The most popular show at the beginning was wrestling and little by little other programs were added, although the day was far from being fully scheduled. When an actual live broadcast wasn’t on the screen, there was a kaleidoscope test pattern so people could adjust and readjust their sets to hopefully get it right before a real show came on. I also remember some kind of an Indian head image with rays going out from it to help with getting the sets adjusted. My father ran for the set every time any kind of image was being broadcast and fooled with it continually.
Eventually, we bought a small TV set with a 7-inch screen which required a humongous aerial on the roof and a lot of adjusting with that, but aesthetically the little cabinet looked a lot better in our living room. There were still problems with “snow” – a hazy snowstorm that appeared over the picture; getting “out of synch” – the screen rolling around and around; the adjusting of the black and white screen; the logistics of getting everybody in a position to see the tiny screen – but there were never any serious complaints (except from my father who had to fix everything) since everybody was just enraptured by the sight of that screen and the wonder of it.
Programming continued to improve. In 1947, the first Cincinnati Reds baseball game was televised and for the first time in my life, I skipped school to come home and watch the afternoon broadcast. I had taken the streetcar to Withrow High School but got off and got on another one coming back home so I could see that game. It was a little disappointing. I guess I had thought even on the small screen there would be close-ups such as there were in newsreels, but they apparently only had a couple of cameras in the stands and we got nothing but long shots. This was before the zoom lens that at least brought home plate into focus, but I was still glad I got to see that piece of history.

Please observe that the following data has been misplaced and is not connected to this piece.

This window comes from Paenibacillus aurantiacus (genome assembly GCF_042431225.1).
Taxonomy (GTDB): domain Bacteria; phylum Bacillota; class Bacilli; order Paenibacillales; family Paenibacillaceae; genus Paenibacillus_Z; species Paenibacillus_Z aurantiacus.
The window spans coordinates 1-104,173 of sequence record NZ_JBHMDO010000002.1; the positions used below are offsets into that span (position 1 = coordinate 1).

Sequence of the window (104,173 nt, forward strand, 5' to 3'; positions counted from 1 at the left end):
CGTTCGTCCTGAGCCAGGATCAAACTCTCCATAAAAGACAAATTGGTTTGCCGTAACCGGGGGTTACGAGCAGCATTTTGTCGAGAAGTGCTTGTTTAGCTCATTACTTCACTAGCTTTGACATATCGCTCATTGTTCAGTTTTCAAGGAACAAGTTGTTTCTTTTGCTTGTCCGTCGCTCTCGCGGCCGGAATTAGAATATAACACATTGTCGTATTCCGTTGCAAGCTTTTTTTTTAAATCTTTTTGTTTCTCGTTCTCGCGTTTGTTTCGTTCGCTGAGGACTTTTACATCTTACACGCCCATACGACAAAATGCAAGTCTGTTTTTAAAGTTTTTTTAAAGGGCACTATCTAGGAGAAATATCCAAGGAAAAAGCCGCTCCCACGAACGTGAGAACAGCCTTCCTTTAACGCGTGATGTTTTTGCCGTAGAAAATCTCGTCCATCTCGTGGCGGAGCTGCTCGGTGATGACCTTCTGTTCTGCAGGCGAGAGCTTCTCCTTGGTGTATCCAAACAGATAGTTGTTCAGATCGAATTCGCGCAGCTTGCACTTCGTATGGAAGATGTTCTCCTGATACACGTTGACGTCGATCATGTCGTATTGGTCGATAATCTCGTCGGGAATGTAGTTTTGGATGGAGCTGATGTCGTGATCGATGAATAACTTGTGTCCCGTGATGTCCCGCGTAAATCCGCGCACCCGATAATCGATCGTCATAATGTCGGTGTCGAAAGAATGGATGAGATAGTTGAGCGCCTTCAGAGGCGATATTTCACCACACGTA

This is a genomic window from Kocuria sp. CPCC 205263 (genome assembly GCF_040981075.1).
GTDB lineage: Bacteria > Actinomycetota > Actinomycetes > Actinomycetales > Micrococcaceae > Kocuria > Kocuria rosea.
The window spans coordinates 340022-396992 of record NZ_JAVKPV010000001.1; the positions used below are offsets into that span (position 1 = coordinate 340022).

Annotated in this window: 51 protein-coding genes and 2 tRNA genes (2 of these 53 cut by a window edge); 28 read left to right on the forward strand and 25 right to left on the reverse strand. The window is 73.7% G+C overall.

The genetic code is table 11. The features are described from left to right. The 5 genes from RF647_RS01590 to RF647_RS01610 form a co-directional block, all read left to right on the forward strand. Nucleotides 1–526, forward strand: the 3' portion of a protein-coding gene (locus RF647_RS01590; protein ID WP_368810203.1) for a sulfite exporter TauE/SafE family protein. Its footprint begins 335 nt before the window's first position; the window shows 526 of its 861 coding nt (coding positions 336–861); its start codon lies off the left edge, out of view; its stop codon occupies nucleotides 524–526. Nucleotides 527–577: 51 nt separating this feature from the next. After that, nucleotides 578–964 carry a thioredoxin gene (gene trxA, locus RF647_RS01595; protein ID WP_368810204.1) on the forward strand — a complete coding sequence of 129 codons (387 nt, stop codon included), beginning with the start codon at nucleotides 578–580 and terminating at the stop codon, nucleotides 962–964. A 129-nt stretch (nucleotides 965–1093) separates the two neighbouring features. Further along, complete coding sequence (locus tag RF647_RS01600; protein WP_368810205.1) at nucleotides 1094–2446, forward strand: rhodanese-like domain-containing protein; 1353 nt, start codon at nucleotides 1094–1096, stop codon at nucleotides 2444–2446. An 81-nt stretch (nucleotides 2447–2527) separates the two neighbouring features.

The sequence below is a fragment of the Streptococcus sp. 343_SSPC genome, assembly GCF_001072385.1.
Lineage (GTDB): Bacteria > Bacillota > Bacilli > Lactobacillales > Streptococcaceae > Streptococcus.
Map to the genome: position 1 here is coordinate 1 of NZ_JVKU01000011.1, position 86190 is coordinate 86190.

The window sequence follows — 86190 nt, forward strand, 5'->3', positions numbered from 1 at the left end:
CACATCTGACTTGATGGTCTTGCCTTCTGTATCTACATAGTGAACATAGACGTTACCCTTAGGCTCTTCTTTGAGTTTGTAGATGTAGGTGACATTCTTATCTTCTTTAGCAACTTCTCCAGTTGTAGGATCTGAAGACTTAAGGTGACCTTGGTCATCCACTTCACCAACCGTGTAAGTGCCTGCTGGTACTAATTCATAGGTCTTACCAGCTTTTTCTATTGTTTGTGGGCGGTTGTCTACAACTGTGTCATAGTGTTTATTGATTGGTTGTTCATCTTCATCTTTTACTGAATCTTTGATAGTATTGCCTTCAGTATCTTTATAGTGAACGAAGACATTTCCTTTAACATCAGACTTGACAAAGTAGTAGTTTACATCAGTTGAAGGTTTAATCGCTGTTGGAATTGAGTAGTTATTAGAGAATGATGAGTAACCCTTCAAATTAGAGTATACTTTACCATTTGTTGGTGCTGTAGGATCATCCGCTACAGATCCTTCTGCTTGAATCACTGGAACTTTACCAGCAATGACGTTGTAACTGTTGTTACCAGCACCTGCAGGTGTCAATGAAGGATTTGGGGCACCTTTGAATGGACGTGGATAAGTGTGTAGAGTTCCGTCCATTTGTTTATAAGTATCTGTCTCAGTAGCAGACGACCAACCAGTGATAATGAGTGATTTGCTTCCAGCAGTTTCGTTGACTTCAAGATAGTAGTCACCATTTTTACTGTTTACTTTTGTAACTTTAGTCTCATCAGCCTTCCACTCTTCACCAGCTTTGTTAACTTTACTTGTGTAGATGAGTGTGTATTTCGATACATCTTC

Sporting events were always big on television, and lots of local shows – Midwestern Hayride; cooking shows, Ruth Lyons (a show for housewives by a Cincinnati legend), news broadcasts, comedy shows, Bride & Groom with local star Bob Braun singing “Oh, Promise Me”, etc. A favorite was Paul Dixon’s Make-Believe Bandstand with pantomiming to music by Paul, Dottie Mack and Bob Braun. Dottie Mack was a young, pretty model who was an expert at pantomiming and had a gorgeous wardrobe. For Christmas in 1948, Mother made my sister and me matching outfits based on one of Dottie’s – black faille skirt and tie, white blouse and rhinestone pin. (*See picture, above)
Eventually, we got feeds from the networks with big time broadcasts like Show of Shows with Sid Caesar and Imogene Coco, live theater, Ed Sullivan’s show, soap operas and variety shows. My father usually scoffed at the variety shows, saying they were just a bunch of vaudeville acts – and he was right, but most of us had never seen a vaudeville act and we thought they were wonderful: Milton Berle, Burns & Allen, Ed Wynn, and scores of animal, juggling and miscellaneous circus acts.
In a few short years after the war had ended, television was truly the marvel my father had said it would be.
My daughter and I are continuing to have one day a week this month as a staycation day, lunching and then visiting an antique shop in the Cincinnati area. This week, we went to lunch at a restaurant we’ve been enjoying for over 35 years. This beautiful place is located in the equally beautiful village of Mariemont. Mariemont was founded in the 1920s as a planned community village and was designated a National Historic Landmark in 2007. The area has houses built in the English architectural styles from Norman to classic Georgian. The Mariemont Inn is a Tudor Revival which opened as a hotel in 1929 and the restaurant is named after the term the founder used to describe the village – a National Exemplar in practical town planning.
There are two large dining areas plus party rooms and several areas like this beautiful lounge.
My daughter and I always order a favorite turkey and dill crepe when we have lunch here. The potatoes are simply wonderful – crispy on the outside and tender on the inside.
We left the gorgeous Mariemont Inn ….